Good or bad?
Personally I think they are responsible for a lot of disappointed to newcomers to gardening.
I absolutely agree David, also thompson and morgan telling you to put everthing in plastic bags, it can only sweat, causing too much damp for tiny seedlings.
If you sow at the correct time for your weather conditions, all will germinate under their own steam, IMO propagators drag them up quicker than they would otherwise grow.
I have never owned one and wouldnt want one.
Thank you, pleased to hear that others agree.
Personally I think it's the cheaper type without thermostats that are the biggest waste of time & money.
Indeed, when I started out (not recently!), I cooked lots of seedlings, not realising that is what I was doing, in a non thermostatic propagator. Rarely use mine with heat now, just as a sowing tray.
I think it is also worth mentioning their use to help cuttings root, for which purpose I find them invaluable.
I'm inclined to agree with the above......non thermostatic are a no no unless you are constantly standing over them. The better thermo controlled ones do have their uses and can be part of your growing regime.
I used to use soil warming cables in both an unheated and a heated g/h - more for raising "exotics" than anything else. I found them excellent but depending on the set up, a tad expensive given the cost of electric these days.
I would use a decent propagator for raising Toms, Aubergines and the likes but I am amazed how many people are sowing these seeds so early on windowsills Unless you have somewhere to put them to continue their growth now, I think it can be a bit of a waste.............tho I am always ready to be persuaded otherwise and those that manage to produce good plants that way should be saluted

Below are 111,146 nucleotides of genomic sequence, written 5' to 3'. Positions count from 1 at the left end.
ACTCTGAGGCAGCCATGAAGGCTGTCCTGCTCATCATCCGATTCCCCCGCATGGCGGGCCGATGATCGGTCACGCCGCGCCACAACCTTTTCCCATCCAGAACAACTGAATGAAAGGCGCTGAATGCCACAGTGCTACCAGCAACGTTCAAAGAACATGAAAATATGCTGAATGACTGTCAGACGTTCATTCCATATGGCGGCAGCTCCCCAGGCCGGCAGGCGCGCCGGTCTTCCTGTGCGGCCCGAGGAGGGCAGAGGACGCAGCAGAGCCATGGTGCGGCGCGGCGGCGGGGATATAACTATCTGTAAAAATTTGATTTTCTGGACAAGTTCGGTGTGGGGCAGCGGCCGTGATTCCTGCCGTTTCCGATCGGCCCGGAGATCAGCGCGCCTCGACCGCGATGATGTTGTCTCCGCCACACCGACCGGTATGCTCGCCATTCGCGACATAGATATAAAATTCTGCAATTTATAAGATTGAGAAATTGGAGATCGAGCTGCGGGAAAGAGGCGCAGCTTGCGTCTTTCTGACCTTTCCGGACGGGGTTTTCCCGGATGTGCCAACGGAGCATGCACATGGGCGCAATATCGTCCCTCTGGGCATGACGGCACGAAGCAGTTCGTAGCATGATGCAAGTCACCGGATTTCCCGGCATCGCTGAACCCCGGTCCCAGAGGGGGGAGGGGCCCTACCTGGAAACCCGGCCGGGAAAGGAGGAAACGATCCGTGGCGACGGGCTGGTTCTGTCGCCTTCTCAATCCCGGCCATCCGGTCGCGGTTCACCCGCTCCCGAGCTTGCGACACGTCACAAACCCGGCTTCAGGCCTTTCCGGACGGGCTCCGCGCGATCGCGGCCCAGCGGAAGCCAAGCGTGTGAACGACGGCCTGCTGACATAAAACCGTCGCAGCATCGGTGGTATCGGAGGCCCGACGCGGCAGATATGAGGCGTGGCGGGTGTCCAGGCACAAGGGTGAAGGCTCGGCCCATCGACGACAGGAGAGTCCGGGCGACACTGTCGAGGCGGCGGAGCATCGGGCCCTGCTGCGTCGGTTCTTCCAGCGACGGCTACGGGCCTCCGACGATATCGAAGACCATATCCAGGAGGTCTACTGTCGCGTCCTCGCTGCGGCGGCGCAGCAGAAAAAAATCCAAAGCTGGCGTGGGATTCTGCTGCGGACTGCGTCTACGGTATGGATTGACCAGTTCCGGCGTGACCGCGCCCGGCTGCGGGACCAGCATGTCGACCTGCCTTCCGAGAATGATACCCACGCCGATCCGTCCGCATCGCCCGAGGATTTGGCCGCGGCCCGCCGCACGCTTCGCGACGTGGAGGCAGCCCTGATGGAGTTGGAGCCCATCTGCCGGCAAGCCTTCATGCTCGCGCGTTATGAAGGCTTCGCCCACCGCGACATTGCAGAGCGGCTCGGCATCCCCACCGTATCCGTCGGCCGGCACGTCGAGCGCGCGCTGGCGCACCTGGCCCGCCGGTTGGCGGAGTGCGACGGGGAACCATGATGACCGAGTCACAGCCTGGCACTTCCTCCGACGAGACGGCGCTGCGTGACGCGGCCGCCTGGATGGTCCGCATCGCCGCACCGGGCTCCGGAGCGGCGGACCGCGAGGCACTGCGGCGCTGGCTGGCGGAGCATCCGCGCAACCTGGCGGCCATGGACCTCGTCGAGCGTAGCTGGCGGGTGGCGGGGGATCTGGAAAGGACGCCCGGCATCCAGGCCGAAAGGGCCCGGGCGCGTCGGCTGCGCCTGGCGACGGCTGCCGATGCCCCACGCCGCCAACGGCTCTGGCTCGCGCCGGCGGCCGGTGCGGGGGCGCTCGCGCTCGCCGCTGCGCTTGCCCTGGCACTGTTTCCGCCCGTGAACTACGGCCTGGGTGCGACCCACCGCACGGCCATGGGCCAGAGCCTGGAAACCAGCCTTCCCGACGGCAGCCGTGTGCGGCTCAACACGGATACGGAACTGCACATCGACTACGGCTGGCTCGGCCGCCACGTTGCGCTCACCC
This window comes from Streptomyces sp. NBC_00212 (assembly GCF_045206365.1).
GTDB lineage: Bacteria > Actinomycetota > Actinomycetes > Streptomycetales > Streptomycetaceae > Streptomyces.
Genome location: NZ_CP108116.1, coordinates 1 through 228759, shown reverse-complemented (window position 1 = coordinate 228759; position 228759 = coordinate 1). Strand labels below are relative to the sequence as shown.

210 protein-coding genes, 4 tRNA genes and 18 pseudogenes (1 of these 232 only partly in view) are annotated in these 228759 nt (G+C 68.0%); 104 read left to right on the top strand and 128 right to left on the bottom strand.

So easy to understand the enthusiasm which gets people planting so early, but over the years I have discovered (not fast, 'cos these things take time to percolate through to my brain!), that sowing much later gives me much better results.
Interested in your remarks pundoc re rooting cuttings in the heated trays - I'll try that and hopefully get better results than previously.
I also get rather cross with the shops which sell rooted seedlings in February, the people whom buy them often don't have a place to rear them well, or possibly the knowledge - the plants die, the person thinks he/she cannot 'do' gardening - and spend a second lot of money later - I think this is just a cynical way of getting people to spend more money, which most of us can ill afford these days.
Bookertoo............couldn't agree more...........bottom heating for cuttings is the way to go
Also agree that many new gardeners can be put off by buying the wrong things at the wrong time....disaster follows and they automatically think they've done something wrong. Hopefully most will try again and get it right but it is a shame if people are put off by lack of correct info/advice
Bookertoo wrote (see
I second that, Bookertoo......It's something that's annoyed me for years.